Tuesday 9 October 2018

Dogman (Italy/France 2018: Dir Matteo Garrone)

Marcello is a divorced father of one, struggling to make ends meet running a dog grooming parlour called 'Dogman' (to which the film's title refers, as well as Marcello's state of being during the movie) and doing a bit of cocaine selling as well. Always keen to please and not rock the boat, he's trying his best, using the little money he earns funding scuba diving trips to bond with his daughter Sofia.

But Marcello has a big problem. The town bully - the ferocious, feral Simoncino, feared by everyone, holds Marcello in his thrall, persuading him with menaces to obtain drugs and also to help as a getaway driver. But when Simoncino involves Marcello in a burglary close to home, resulting in the latter undertaking a prison sentence to cover for Simoncino's crime, the dog parlour owner makes it personal and seeks revenge.

Garrone's movie, his first feature since the sprawling and ambitious Tale of Tales back in 2015, doesn't put a foot wrong, a dark and heady mix of humour and pathos played out in a grim coastal resort town which doesn't seem like it ever had better days to look back on. Essentially a two man revenge tragedy, Dogman pits Marcello against Simoncino, and it's their ambiguous, strangely symbiotic relationship that is the core of the film - they even live across the road from each other.

Marcello Fonte is terrific as the downtrodden Marcello; his permanent goofy smile masks the pain of his life, only leavened by the time he spends with Sofia (Alida Baldari Calabria - excellent). His work at the dog grooming parlour is both funny and at times rather dangerous for the actor (watch the film's opening and tell me it isn't so) and the sequence where he goes back to the scene of a break in to rescue a dog that's been put in a freezer is a tender gem. Simoncino is played as a psychotic force of nature by Edoardo Pesce, a performance of raw, simmering violence which almost transcends the part to be emblematic of something more primal, it's that good.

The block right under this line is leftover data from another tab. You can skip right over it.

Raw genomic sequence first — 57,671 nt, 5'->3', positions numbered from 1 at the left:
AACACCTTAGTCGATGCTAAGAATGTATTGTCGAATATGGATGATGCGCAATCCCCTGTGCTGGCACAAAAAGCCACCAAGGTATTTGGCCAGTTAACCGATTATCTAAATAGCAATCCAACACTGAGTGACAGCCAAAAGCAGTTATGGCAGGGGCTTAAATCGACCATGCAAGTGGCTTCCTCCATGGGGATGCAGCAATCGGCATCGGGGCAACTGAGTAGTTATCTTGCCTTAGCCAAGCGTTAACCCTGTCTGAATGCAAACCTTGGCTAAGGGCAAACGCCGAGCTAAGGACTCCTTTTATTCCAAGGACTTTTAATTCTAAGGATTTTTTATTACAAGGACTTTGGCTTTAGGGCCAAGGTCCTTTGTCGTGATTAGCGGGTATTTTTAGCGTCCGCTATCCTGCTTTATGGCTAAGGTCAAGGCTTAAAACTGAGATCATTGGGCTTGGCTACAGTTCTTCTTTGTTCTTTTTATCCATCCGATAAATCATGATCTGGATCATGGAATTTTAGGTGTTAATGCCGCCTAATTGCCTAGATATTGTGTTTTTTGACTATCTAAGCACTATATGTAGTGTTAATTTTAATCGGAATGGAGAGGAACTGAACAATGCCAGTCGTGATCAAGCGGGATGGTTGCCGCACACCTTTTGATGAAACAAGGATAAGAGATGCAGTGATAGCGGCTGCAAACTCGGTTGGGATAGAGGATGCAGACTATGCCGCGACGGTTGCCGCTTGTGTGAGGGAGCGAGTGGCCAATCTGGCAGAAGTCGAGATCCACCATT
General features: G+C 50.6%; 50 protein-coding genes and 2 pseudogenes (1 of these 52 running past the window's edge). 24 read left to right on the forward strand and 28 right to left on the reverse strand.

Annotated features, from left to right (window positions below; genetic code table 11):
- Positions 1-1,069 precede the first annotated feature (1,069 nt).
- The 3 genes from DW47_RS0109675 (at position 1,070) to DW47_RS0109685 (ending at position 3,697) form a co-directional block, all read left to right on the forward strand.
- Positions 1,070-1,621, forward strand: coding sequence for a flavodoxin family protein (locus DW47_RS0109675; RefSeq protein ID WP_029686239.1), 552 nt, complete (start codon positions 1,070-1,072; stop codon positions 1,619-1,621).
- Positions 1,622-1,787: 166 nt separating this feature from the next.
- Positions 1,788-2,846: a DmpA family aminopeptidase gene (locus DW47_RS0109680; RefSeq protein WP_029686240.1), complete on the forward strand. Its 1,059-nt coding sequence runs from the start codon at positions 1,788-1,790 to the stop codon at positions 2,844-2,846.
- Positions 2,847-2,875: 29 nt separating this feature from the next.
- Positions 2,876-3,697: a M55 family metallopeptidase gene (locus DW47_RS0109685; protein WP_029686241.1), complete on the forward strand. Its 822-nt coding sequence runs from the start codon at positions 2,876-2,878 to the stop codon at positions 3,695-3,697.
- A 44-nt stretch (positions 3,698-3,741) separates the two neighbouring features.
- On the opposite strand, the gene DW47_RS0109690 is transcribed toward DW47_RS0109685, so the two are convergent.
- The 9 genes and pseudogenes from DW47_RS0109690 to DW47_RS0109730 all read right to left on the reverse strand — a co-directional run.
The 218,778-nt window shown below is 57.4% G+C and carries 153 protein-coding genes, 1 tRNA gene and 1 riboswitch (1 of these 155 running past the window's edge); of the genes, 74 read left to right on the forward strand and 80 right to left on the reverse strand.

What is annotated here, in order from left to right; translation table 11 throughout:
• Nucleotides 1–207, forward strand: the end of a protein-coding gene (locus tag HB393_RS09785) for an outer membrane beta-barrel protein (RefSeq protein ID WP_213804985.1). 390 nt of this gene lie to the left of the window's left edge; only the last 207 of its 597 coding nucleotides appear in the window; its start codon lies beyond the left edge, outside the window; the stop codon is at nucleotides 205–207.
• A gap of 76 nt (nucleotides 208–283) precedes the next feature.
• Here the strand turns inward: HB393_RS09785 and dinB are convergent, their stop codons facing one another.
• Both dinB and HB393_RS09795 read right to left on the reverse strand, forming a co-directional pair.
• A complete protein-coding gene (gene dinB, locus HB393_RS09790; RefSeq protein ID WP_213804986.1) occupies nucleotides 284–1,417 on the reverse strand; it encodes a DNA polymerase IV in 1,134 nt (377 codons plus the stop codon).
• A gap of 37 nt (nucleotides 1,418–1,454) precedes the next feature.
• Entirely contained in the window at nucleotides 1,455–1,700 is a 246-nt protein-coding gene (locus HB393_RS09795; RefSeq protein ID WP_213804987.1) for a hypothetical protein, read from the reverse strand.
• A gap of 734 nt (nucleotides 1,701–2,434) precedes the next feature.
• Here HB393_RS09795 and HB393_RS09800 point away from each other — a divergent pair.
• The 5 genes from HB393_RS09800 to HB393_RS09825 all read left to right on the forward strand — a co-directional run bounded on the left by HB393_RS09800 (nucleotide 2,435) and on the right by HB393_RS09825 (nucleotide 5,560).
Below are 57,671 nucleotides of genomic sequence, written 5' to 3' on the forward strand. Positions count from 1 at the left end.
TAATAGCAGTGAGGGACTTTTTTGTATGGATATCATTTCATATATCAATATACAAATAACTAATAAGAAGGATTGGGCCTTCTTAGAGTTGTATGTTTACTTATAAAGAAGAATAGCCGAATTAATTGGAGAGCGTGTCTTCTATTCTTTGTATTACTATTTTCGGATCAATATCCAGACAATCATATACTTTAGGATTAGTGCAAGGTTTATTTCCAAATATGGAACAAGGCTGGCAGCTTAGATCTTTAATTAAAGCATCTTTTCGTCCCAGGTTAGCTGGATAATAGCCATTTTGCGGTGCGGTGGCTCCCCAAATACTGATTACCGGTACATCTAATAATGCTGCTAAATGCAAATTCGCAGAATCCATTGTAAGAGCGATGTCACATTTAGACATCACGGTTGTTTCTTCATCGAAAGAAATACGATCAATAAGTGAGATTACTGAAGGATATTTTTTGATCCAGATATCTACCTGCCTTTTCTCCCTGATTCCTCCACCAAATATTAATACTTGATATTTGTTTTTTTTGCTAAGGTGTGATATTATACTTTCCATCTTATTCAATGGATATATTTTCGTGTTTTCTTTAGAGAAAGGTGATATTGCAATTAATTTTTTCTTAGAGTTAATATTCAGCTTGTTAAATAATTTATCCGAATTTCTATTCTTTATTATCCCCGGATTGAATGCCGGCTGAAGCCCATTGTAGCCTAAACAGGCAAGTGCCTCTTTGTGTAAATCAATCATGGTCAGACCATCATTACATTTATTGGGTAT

Garrone's balance between dark humour and sustained threat is a tough one to achieve, but he manages it skillfully. Marcello could be seen as a figure of fun, and certainly his physique and his choice of employment suggest a figure of ridicule, but his earnest nature and commitment to broadly doing the right thing invests him with a dignity that makes the scene of his incarceration (brief but with exchanged glances between prisoners that tells you he's about to have a very bad time) even more unbearable.

Dogman is largely music free, using the ambient sounds of the coast - and a lot of silence - to tell the story. In fact, apart from the bursts of violence which punctuate the film, it is the sound of Simoncino's approaching motorbike which provides the movie's tension. The roar of the engine, announcing the thug's arrival, is as potent and ominous as the sound of the bolt pistol used by Javier Bardem in the Coen Brothers' 2007 movie No Country for Old Men.

It would have been easy for Garrone to have developed the movie to give the audience the satisfaction of Simoncino's comeuppance, but Dogman's denouement is much more complex than that. The sense of characters trapped in their own world, which punctuates the whole film, denies the movie an easy resolution, but overall it's a mesmerising piece; a tragi-comic triumph.

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